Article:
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LaVar Ball calls for LaMelo to start in Charlotte: 'My boys are not freaking role players'

Jack Baer
·5-min read

LaMelo Ball has been one of the most exciting rookies in the NBA this year. It took only 15 games for LaVar Ball to demand he see more playing time.

Basketball’s most outspoken father aired a number of grievances about LaMelo’s role off the bench in an interview with TMZ on Friday, calling for Charlotte Hornets coach James Borrego to start his youngest son and reap the benefits. He also implied LaMelo himself is unhappy with the arrangement:

“Melo and all my boys are like this, man. You playing for somebody, you go ahead, you don’t sulk and you don’t do that, you just go ahead and go with that. My thing is he ain't happy with that, but he ain't go show that. If I train you to be the best and you’ve been starting all your life, here is what they don't get.

“My boys are not freaking role players. They’re superstars. Let them do what they do. But if your mentality ain’t like that, guess what, it’s hard to coach my boys and tap into the best, because you don’t have a killer mindset.”

Through 15 games in his NBA career, LaMelo Ball has both delivered on his considerable hype and shown he needs improvement.

Ball leads all NBA rookies in assists, rebounds and steals, is already the youngest player to ever post an NBA triple-double and has delivered highlights night after night. However, his shooting stats — 40.4% from the field, 32.4% from deep — aren’t exactly efficient, he remains turnover-prone and his defense has been sub-optimal.

The latter issues are in line with pre-draft concerns about Ball, and Hornets coach James Borrego said Saturday that the rookie has work to do if he wants to stay on the court.

From the Charlotte Observer:

“If you’re turning the ball over five times in 16 minutes, that ain’t gonna cut it for me,” Borrego. “If you’re doing that on the offensive end, you better be bringing something defensively.”

“He had a stretch where he played extremely well. We need to find that again,” Borrego said. “He’s got to get better, bottom line. He’s engaged, he wants to get better. He’s capable of handling it ... Last night, poor decision-making (with the ball), and I think that affected him on the defensive end.”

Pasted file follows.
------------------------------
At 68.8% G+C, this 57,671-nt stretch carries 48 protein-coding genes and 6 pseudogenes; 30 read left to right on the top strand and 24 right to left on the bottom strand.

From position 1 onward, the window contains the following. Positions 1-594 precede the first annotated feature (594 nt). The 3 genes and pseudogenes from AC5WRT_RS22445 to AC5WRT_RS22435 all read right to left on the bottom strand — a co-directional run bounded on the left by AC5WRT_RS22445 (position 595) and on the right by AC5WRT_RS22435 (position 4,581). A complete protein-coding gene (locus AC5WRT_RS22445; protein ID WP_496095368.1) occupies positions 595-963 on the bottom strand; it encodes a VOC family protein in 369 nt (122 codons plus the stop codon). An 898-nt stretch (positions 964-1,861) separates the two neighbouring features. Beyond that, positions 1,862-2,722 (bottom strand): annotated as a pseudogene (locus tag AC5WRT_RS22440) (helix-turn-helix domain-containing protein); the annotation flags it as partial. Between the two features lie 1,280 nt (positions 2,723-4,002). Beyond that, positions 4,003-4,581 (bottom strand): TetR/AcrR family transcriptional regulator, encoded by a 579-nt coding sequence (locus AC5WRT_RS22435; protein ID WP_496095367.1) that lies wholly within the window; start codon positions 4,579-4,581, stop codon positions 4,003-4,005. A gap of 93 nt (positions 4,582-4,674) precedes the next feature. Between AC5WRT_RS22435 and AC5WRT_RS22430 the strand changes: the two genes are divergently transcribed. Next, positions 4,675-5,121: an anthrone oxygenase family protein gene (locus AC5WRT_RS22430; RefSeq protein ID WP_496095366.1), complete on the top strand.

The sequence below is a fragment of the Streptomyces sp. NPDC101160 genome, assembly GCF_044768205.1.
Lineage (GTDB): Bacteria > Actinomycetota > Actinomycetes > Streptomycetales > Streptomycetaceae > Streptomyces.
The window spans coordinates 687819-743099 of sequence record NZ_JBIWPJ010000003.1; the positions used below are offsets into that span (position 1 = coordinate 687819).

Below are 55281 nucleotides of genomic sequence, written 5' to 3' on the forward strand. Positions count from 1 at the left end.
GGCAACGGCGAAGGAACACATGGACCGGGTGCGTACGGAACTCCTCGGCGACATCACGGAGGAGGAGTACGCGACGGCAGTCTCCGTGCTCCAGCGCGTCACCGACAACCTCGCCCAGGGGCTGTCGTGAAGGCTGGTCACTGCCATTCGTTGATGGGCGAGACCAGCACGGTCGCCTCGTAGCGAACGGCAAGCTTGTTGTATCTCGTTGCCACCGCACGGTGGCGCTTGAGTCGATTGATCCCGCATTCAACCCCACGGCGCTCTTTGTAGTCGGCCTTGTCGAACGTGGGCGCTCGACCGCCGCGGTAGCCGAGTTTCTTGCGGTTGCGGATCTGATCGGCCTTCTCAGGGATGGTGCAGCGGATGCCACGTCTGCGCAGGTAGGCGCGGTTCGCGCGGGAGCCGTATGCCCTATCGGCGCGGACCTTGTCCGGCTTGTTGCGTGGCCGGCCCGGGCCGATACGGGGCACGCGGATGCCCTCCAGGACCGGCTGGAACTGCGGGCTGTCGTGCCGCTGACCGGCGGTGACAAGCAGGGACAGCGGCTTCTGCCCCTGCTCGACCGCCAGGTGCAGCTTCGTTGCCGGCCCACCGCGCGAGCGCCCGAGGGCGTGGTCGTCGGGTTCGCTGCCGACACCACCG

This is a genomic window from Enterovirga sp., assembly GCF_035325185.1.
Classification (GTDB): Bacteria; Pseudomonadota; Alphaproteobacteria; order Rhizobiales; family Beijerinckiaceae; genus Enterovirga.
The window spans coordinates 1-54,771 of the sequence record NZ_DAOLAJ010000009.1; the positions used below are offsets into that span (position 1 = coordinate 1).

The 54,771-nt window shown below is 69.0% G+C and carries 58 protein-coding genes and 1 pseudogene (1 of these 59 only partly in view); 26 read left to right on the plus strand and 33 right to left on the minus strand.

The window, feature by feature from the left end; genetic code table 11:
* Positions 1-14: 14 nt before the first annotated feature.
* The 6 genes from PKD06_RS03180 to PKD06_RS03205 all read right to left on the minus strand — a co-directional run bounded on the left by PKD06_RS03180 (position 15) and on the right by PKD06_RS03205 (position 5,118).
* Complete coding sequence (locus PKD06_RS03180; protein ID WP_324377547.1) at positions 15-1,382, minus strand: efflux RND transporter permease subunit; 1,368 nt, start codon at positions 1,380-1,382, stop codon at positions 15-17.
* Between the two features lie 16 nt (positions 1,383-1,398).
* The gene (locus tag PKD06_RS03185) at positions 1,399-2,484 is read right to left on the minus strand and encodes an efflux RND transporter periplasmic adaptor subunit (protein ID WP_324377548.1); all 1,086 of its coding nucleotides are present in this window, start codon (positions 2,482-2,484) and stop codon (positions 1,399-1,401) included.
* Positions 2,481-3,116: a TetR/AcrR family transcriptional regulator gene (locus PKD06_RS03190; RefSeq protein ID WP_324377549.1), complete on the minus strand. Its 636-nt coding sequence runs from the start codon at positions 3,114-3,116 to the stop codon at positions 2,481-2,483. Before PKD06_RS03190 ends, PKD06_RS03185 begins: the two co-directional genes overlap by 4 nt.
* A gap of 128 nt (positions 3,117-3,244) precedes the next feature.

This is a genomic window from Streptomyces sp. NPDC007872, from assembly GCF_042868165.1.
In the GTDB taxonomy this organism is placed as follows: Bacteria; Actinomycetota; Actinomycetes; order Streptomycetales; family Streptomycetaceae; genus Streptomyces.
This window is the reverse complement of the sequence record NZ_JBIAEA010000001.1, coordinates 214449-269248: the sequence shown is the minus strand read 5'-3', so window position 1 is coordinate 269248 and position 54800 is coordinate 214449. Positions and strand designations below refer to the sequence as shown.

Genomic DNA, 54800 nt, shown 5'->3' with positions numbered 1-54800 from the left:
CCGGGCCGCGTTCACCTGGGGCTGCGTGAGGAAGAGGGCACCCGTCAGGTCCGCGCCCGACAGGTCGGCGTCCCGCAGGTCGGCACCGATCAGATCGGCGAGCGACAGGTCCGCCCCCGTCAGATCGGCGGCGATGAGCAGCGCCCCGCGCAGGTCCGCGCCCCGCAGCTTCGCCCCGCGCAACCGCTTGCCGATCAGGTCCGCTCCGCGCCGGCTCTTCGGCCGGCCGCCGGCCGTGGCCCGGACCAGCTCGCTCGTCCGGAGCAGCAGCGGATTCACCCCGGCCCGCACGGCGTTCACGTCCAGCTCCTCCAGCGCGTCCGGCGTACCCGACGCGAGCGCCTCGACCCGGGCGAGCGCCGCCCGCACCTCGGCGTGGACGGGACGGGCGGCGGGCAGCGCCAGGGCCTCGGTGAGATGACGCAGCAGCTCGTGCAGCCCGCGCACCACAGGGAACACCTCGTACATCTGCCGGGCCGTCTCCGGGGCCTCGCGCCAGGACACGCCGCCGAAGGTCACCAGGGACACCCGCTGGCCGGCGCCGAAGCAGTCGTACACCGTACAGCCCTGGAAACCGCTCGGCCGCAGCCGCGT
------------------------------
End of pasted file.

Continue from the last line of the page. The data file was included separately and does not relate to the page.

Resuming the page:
Those comments came after a loss to the Chicago Bulls in which Ball posted seven points on 3-of-7 shooting with two assists, one rebound and five turnovers.

Charlotte Hornets guard LaMelo Ball (2) brings the ball up court against the Chicago Bulls during an NBA basketball game in Charlotte, N.C., Friday, Jan. 22, 2021. (AP Photo/Jacob Kupferman)
LaMelo Ball has flashed star potential, but also made mistakes. Like most top rookies. (AP Photo/Jacob Kupferman)

Complicating Ball’s path to starter status is that the Hornets already have two starting guards in Terry Rozier and Devonte’ Graham that are nominally point guards. It’s hard to see the Hornets wanting those two and Ball regularly on the floor together — the trio has only played 56 minutes total together, per NBA stats — so Ball starting would likely mean a demotion for a player who was top two in scoring for the Hornets last season.

Even without a starting spot, Ball has averaged 24.6 minutes per game. His 369 total minutes ranks fourth-most among all rookies this year entering Saturday.

Some more LaVar Ball nonsense

In case you were wondering, LaVar Ball didn’t stop talking after discussing LaMelo’s minutes. Just for fun, here’s a quick sampling of what else he had to say to TMZ.

On his middle son LiAngelo Ball, currently bound for the G League bubble:

“Everything that they say my other two can’t do, [LiAngelo] can do. You put him in an NBA game, it’s a wrap, but if him with one of his brothers, he’s going to get 30, 40 points very easily, because he’s going to run that lane every single time. And the boy can shoot that 3-ball, so it’s not hard for him to score a lot of points, quick.”

On his eldest son Lonzo Ball’s approaching free agency, which he thinks could hit $100 million (one expert projects ... less than that):

“This is one of the best scenarios that I think can happen. Say you give Lonzo 100 and something million on his next contract, and he’s saying ‘You know what? Either the $100 million you give me or the 100 and something million you give me, give 10 of it to ‘Gelo. Ten of my money to ‘Gelo.’ Now you’re getting two for one for free.”

On his three sons playing for the same team, which he thinks would give the Miami Heat’s old “Big 3” a run for their money:

Put them all on the same team and see how they win. That’s going to be the killer. They can make the same decision, like D-Wade, LeBron and the boy from Toronto, I forget his name, the lefty. Chris Bosh! I lost my train of thought right there. What I’m saying is, when their contracts are over, who’s to say that all of the LeBron drama and everything that’s in LA is over with, and they’re losing, and my Ball boys decide — at the top of their game, four years, 26 years old, 25, Melo 23 — to say ‘You know what? Let’s all decide to go to LA.’ Who ain’t going to take them Ball boys?

That concludes our latest look at LaVar Ball’s analysis.

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